Neverwhere

I am a huge Neil Gaiman fan. He was the author that first introduced me to urban fantasy, my favorite genre, and subsequently I found a name for the sort of fiction I wrote, and a clan of followers. This was all before Stardust was released on DVD and everyone and their mothers were reading Sandman. Not to say publicity isn’t good, but now he’s become kind of a bad writer (I hated Fragile Things, it was so boring. Not at all similar to Smoke and Mirrors). I think it’s really easy to fall back on popularity and put out whatever you can when you’re a megasuperstar. He really is the Thom Yorke of non-literary fiction these days.

That said, I’m doing Neverwhere today, which I’m sure most of you know, and for those who don’t, it follows this guy who stumbles across a strange girl named Door, who has magical powers and can open any door she comes across. She takes him to London Below, which is basically London, but underground and spooky. She has to find out who killed her family. They meet the Marquis of Carabas (who is my favorite character), the token character that employs dry wit to give a humorous edge to some scenes. It’s a great, great book. Do read it if you haven’t.

Neverwhere has been released so many times in the past fifteen or so years that the number of copies available (or not available) is pretty large. I guess he didn’t really boom in popularity until five or so years ago, so maybe that’s why.

BBC Books, 1996.

Avon, 1998.

William Morrow, 2003.

Review, 2005.

This one is a comic book, but nonetheless has furthered the Neverwhere franchise.

Titan Books, 2007. (Comic)

William Morrow, 2010. Special Edition, 1000 prints.

The latter edition was a special release, only sold for 2 days, and cost $200. All the copies were signed and were printed 7×10. It was the “author’s preferred” text, which I assume means the UK version (the US publisher cut out 2000 words). Kind of like a Director’s cut, I suppose (see post on film and publishing!)

And I’m not counting the foreign editions, of which many exist. I found a photo of the French version:

You can look at all the foreign additions here.

There’s also a DVD release and several audio CDs, though I won’t get into that here. I’ve never seen the Neverwhere miniseries, so any opinion I could give you would be highly uneducated.

Does anyone else love this book as much as I do?

Cheers!

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Bella’s Favorite Books

I find this marketing campaign despicable, but incredibly effective:

HarperCollins Teen released new editions of three old classics way back in 2009, each of which was mentioned in Twilight as one of Bella’s favorite books (if you’ve missed out on the Twilight phenomenon, you must live under a rock, so I’ll let you dust the dirt off your laptop and find out about it elsewhere). I don’t know about you, but I was rather saddened to see three solid classics adorned with blatant Twilight-knock-off covers.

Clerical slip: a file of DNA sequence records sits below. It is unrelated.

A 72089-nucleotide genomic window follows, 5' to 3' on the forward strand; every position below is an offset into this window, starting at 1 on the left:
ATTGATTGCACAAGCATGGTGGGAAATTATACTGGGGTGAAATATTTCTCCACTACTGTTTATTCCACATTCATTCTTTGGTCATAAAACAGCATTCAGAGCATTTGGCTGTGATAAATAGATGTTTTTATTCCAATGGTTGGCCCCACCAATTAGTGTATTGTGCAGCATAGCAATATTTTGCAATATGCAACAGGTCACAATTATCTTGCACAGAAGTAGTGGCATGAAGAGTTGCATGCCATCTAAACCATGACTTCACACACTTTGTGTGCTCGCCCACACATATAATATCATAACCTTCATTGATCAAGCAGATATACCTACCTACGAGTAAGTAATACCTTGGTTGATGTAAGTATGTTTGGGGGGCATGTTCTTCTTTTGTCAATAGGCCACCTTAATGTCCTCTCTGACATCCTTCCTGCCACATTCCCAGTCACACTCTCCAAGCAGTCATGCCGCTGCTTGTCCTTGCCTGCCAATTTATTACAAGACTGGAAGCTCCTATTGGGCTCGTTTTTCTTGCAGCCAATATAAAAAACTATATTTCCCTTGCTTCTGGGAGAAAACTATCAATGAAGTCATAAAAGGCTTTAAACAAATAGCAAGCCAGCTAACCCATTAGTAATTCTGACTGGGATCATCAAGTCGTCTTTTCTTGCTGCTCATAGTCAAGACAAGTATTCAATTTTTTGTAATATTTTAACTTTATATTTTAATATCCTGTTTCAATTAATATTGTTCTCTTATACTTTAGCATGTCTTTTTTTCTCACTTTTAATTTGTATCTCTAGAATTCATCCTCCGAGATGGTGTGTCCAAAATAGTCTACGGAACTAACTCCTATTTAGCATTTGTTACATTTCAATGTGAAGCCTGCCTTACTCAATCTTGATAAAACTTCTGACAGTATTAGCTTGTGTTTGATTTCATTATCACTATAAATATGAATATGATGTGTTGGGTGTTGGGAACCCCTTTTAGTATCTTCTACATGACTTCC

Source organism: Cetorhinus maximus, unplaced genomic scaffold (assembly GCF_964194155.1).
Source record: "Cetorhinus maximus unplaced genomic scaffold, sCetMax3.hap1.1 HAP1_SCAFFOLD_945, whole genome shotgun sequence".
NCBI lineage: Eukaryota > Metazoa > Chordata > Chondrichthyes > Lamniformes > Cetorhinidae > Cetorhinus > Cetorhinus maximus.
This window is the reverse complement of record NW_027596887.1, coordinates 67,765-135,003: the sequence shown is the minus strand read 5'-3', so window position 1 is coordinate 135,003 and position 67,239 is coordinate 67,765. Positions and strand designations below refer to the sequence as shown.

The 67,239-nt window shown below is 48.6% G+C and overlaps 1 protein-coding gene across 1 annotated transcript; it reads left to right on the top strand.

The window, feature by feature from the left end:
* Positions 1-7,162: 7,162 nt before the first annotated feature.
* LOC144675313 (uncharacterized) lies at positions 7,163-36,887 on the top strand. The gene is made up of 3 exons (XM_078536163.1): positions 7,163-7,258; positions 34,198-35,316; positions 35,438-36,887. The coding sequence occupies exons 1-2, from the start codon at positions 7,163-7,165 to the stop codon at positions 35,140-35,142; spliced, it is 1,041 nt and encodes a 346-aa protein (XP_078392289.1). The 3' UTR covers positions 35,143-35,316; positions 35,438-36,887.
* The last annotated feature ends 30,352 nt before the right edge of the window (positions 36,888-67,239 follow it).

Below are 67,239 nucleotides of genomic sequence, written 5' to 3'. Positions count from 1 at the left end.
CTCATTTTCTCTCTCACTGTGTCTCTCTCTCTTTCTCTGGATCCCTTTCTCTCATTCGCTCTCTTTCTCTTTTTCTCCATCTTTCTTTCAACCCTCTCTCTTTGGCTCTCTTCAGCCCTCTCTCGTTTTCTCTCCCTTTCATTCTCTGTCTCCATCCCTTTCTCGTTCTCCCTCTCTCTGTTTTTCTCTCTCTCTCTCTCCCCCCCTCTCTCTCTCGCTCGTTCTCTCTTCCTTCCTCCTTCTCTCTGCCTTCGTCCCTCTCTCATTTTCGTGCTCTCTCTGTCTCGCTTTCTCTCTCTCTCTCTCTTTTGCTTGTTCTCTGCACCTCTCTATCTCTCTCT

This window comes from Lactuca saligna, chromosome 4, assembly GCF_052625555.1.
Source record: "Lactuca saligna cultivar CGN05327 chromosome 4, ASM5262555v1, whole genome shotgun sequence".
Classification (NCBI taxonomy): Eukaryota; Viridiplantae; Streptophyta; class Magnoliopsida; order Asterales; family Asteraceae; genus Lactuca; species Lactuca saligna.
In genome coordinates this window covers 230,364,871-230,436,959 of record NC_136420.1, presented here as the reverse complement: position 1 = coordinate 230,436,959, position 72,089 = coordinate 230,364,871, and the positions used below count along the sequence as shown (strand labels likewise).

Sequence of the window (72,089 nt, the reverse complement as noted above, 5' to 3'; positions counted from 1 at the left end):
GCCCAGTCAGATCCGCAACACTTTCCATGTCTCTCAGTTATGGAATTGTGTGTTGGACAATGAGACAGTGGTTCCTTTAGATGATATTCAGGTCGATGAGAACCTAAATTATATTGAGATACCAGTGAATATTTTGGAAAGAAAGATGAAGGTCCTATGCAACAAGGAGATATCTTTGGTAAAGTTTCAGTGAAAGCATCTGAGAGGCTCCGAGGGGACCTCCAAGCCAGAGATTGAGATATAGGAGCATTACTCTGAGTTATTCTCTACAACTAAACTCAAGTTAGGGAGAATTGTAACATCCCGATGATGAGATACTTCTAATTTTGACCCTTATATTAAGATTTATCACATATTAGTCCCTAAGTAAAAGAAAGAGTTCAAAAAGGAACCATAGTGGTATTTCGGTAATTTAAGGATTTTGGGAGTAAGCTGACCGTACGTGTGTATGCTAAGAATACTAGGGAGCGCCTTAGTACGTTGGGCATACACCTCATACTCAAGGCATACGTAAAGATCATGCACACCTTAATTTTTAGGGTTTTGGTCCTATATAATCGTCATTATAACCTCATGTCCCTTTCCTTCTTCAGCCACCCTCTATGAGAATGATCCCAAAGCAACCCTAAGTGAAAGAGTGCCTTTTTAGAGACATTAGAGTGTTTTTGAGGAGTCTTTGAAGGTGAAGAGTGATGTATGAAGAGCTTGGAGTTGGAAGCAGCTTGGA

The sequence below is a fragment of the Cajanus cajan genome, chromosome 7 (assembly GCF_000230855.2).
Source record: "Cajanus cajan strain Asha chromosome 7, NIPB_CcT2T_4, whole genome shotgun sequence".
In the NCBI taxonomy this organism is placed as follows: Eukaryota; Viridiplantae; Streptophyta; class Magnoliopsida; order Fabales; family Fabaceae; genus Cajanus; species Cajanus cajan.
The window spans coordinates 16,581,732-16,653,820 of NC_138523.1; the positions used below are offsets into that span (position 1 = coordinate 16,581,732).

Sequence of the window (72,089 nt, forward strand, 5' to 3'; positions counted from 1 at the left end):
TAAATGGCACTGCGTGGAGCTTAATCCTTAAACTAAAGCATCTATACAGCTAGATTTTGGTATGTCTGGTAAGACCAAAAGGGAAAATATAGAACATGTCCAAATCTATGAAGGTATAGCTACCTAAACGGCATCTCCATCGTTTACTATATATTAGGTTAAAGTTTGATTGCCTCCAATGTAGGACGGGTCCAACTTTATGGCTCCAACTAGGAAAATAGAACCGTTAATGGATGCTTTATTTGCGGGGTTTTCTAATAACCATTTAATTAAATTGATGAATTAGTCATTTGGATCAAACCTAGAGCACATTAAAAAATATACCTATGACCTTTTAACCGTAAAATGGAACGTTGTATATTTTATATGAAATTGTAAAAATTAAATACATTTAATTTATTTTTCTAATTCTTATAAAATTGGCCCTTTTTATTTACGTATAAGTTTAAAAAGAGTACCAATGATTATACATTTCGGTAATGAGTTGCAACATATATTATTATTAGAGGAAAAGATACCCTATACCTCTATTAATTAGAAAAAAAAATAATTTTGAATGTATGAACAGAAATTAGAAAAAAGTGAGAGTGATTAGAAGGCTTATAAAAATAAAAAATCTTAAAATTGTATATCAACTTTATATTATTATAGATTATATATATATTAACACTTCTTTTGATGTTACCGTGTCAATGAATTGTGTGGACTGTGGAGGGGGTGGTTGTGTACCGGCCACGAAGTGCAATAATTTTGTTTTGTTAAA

It’s not that they’re badly done, because really, they’re not. If you think about it from the point of view of a publicity agent, this is actually a really smart move. They’re basically marketing these three books as a continuation of the Twilight series–the blurb on the front of P&P says, “The love that started it all,” which to me implies that this is supposed to be a prelude to Bella/Edward’s relationship, and that these two novels have common ground. Of course, anyone who has read P&P knows that Darcy and Edward are nothing alike and that Bella and Elizabeth aren’t either, but the average teen probably hasn’t read it.

I’m sure Harper Collins Teen claims that these covers will induce more children to read, but really, if it takes a marketing scheme based on one of the most overrated books in existence (not to mention one of the most flawed and poorly written), then I don’t think there’s much hope for the masses of the coming generations.

Of course, I hope that’s not true. I like to think that reading will continue to be a staple of everyday life for the next few centuries, and that ideas will continue to spread through the written word. Popular culture is extinguishing my hope for this (by the way, have you looked at children’s handwriting these days? Thanks to computers, they have the worst penmanship I’ve ever seen) but I do see the point behind this campaign.

“Love never dies”? Really? And “The original forbidden love”? Spare me.

Well Harper Collins, I will commend you. I hope that entices you to read over my application to be your editorial assistant, despite the fact I just disparaged your company.

Cheers and have a good Saturday!